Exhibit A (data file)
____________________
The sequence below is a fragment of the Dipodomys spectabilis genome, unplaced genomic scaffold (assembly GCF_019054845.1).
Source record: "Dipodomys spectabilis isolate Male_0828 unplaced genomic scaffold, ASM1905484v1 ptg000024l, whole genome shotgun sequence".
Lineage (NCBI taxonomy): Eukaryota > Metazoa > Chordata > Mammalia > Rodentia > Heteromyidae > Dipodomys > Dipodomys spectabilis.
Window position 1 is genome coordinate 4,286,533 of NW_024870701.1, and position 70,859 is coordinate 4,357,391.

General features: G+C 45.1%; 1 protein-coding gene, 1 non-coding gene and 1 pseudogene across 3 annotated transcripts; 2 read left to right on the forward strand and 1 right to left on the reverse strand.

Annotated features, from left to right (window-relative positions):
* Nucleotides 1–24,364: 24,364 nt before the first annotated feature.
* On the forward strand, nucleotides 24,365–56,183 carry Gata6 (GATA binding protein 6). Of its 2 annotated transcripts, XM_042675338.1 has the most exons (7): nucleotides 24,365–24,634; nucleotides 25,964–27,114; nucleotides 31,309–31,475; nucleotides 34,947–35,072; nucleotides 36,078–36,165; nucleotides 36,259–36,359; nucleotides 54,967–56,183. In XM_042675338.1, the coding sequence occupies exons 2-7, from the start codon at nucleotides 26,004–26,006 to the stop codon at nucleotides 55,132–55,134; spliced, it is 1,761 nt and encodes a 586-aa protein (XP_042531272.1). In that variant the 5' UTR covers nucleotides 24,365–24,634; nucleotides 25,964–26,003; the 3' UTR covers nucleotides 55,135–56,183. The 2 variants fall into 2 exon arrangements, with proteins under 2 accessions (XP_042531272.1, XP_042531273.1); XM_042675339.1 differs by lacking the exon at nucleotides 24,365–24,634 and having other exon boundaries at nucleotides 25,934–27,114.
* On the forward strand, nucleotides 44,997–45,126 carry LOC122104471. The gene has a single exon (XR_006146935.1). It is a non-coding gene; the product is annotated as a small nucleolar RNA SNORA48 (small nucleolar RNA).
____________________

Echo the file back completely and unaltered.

The sequence below is a fragment of the Dipodomys spectabilis genome, unplaced genomic scaffold (assembly GCF_019054845.1).
Source record: "Dipodomys spectabilis isolate Male_0828 unplaced genomic scaffold, ASM1905484v1 ptg000024l, whole genome shotgun sequence".
Lineage (NCBI taxonomy): Eukaryota > Metazoa > Chordata > Mammalia > Rodentia > Heteromyidae > Dipodomys > Dipodomys spectabilis.
Window position 1 is genome coordinate 4,286,533 of NW_024870701.1, and position 70,859 is coordinate 4,357,391.

General features: G+C 45.1%; 1 protein-coding gene, 1 non-coding gene and 1 pseudogene across 3 annotated transcripts; 2 read left to right on the forward strand and 1 right to left on the reverse strand.

Annotated features, from left to right (window-relative positions):
* Nucleotides 1–24,364: 24,364 nt before the first annotated feature.
* On the forward strand, nucleotides 24,365–56,183 carry Gata6 (GATA binding protein 6). Of its 2 annotated transcripts, XM_042675338.1 has the most exons (7): nucleotides 24,365–24,634; nucleotides 25,964–27,114; nucleotides 31,309–31,475; nucleotides 34,947–35,072; nucleotides 36,078–36,165; nucleotides 36,259–36,359; nucleotides 54,967–56,183. In XM_042675338.1, the coding sequence occupies exons 2-7, from the start codon at nucleotides 26,004–26,006 to the stop codon at nucleotides 55,132–55,134; spliced, it is 1,761 nt and encodes a 586-aa protein (XP_042531272.1). In that variant the 5' UTR covers nucleotides 24,365–24,634; nucleotides 25,964–26,003; the 3' UTR covers nucleotides 55,135–56,183. The 2 variants fall into 2 exon arrangements, with proteins under 2 accessions (XP_042531272.1, XP_042531273.1); XM_042675339.1 differs by lacking the exon at nucleotides 24,365–24,634 and having other exon boundaries at nucleotides 25,934–27,114.
* On the forward strand, nucleotides 44,997–45,126 carry LOC122104471. The gene has a single exon (XR_006146935.1). It is a non-coding gene; the product is annotated as a small nucleolar RNA SNORA48 (small nucleolar RNA).